Allow me to present to you, with all due respect, Our Concerns, A Modest Attempt (A Position Paper On Sugbuswak ). We call this Our Concerns because it covers various issues that have been raised in formal and not so formal discussions across batches and age brackets. But we also call it A Modest Attempt because this is a statement of belief devoid of vanity, egotism, boastfulness or great pretensions.

Sugbuswak is consequential to the future of the Cebuano Clergy. When that happens a big part of our priesthood will never be the same again. Since such historic change will affect our hearts and minds then the same hearts and minds shall be able to participate in the process of making such a decision. If Sugbuswak has to be a product of Synodality then the spirit of participation has to animate our healthy polemics and discussions.

We are deeply concerned about Sugbuswak. And we believe that it is the yearning of each and every Cebuano Clergy to own such historic decision since it involves our life, our future, our priesthood.

In view of this, we humbly present to you our well-intentioned apprehensions:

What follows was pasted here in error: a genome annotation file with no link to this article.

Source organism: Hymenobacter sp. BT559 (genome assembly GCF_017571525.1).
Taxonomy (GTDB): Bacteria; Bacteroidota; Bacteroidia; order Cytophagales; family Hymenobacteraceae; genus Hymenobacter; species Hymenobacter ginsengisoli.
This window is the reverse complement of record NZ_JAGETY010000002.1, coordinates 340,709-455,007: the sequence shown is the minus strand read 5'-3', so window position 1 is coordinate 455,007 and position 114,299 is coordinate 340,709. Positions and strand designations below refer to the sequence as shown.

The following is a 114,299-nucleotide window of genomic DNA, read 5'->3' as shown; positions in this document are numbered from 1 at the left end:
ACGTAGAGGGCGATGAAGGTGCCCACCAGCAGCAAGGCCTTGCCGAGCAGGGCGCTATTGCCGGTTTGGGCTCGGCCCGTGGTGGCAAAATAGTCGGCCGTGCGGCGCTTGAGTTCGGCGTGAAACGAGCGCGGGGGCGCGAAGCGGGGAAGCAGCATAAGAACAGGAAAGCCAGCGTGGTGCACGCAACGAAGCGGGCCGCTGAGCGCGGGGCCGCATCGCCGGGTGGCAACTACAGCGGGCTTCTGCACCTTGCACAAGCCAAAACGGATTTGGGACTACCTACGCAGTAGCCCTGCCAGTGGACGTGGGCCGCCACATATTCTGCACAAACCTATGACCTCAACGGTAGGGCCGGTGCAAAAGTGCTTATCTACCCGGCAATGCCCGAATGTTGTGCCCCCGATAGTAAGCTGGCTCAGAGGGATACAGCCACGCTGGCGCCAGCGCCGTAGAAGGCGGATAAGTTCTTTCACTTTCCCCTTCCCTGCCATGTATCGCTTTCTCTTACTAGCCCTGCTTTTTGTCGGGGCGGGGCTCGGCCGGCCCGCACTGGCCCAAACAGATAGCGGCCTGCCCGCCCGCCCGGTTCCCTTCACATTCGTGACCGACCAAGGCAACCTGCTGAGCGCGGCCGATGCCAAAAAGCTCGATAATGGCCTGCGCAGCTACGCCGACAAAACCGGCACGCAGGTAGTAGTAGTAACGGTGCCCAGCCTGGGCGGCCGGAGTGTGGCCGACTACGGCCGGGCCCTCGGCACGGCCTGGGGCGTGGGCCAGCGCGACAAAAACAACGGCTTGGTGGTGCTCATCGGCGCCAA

1. Are we not creating more problems because of Sugbuswak such as the uncertainty of our resources and the demographics that is dwindling and aging.
  2. Our history and culture as a Cebuano are closely connected with our religion. Cebu as one is called the Cradle of Christian Civilization in the Far East and that heritage has shaped our unique identity as Sugbuanon nga Simbahan. We are uniquely Cebu and we are different from other provinces and dioceses. On account of this, do we need to copy or replicate preceding divisions? The Archdiocese of Cebu is 500 years of history. She is a heritage that has stood the test of five centuries. If we are so careful about preserving edifices with historical value can we not give the same care and respect to the Archdiocese?